1. Data Loss After MySQL Restart

Data Loss After MySQL Restart


Not so long ago, I had a customer who experienced data loss after a MySQL restart. It was really puzzling. MySQL was up & running for many months, but after the customer restarted the MySQL server all tables have gone. The tables were still visible in the SHOW TABLES output, but they were not readable:

To understand what’s happened, let’s do some experiments (WARNING: Don’t do it during production or with valuable data).

Let’s take a healthy MySQL instance with an installed sakila database.

While MySQL is running let’s remove ibdata1:

Even though ibdata1 is deleted, the tables are readable and writable:

Now, let’s put some other ibdata1 instead of the original one. I saved an empty ibdata1 for this purpose.

From the MySQL perspective nothing has changed:

MySQL still works correctly, but obviously it won’t when we restart MySQL, because ibdata1 is empty now.

But why does MySQL work after we deleted the ibdata1? Because MySQL keeps ibdata1 open:

Right, MySQL opens ibadat1 at the beginning and never closes it until MySQL stops. You can delete the file, but it will be still accessible to processes that have open file descriptors on this file. MySQL can work normally and doesn’t really notice that the file is actually deleted.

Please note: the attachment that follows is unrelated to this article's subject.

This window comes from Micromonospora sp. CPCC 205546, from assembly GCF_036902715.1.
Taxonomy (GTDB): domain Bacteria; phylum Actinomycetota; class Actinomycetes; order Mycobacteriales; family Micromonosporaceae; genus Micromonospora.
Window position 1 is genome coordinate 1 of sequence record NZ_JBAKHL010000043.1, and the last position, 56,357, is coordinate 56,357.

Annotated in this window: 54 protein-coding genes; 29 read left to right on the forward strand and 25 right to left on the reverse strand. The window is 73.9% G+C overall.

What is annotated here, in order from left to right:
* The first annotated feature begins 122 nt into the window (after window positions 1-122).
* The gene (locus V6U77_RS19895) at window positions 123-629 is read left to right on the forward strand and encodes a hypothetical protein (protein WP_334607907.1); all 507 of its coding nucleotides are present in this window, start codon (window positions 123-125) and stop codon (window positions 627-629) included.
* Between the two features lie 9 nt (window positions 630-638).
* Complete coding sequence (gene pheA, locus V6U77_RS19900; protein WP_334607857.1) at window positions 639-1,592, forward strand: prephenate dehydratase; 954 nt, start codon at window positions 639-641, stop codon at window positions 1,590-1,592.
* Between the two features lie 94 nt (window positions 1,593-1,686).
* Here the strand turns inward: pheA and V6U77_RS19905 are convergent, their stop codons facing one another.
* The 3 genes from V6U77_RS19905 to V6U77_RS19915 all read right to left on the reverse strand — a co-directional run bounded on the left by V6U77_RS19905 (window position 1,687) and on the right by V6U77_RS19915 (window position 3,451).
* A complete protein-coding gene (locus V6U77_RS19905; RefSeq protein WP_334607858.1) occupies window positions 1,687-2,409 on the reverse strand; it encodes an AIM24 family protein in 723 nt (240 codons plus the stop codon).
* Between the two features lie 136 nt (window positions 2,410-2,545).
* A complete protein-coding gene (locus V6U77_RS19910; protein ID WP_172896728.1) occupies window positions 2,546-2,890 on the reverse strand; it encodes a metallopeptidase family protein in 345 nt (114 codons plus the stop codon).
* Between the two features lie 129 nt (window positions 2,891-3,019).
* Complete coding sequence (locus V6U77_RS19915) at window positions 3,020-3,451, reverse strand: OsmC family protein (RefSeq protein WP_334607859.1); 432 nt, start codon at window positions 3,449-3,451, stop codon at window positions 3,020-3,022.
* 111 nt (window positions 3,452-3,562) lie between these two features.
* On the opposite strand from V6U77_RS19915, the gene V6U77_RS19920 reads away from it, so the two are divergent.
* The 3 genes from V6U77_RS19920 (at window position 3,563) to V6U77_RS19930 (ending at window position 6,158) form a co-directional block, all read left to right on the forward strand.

There are two ibdata1 after we overwrote the original ibdata1 – the first one is that MySQL works with, and the another one is visible to all other processes.

How Do You Think Backups Would Work

What is interesting, Xtrabackup successfully takes a backup copy from this instance:

But this backup copy is not usable! How often do you verify your backups, by the way?

Logical backups like mysqldump or mydumper would work fine.

How To Prevent Problems Like This

Percona developed Nagios plugins for MySQL  that detect this problem:

Lessons Learned

You might wonder how the story ended for the customer? Well, he was running MySQL with innodb_file_per_table=OFF, so not only a dictionary was in ibdata1 but data, too. We took a disk image, found InnoDB pages on it, and recovered the tables. I don’t remember if all important data survived, but the database was pretty damaged.

Moral of this story:

  1. Monitor your MySQL.
  2. Take backups regularly and verify them.
  3. Keep MySQL data files on a separate dedicated partition.
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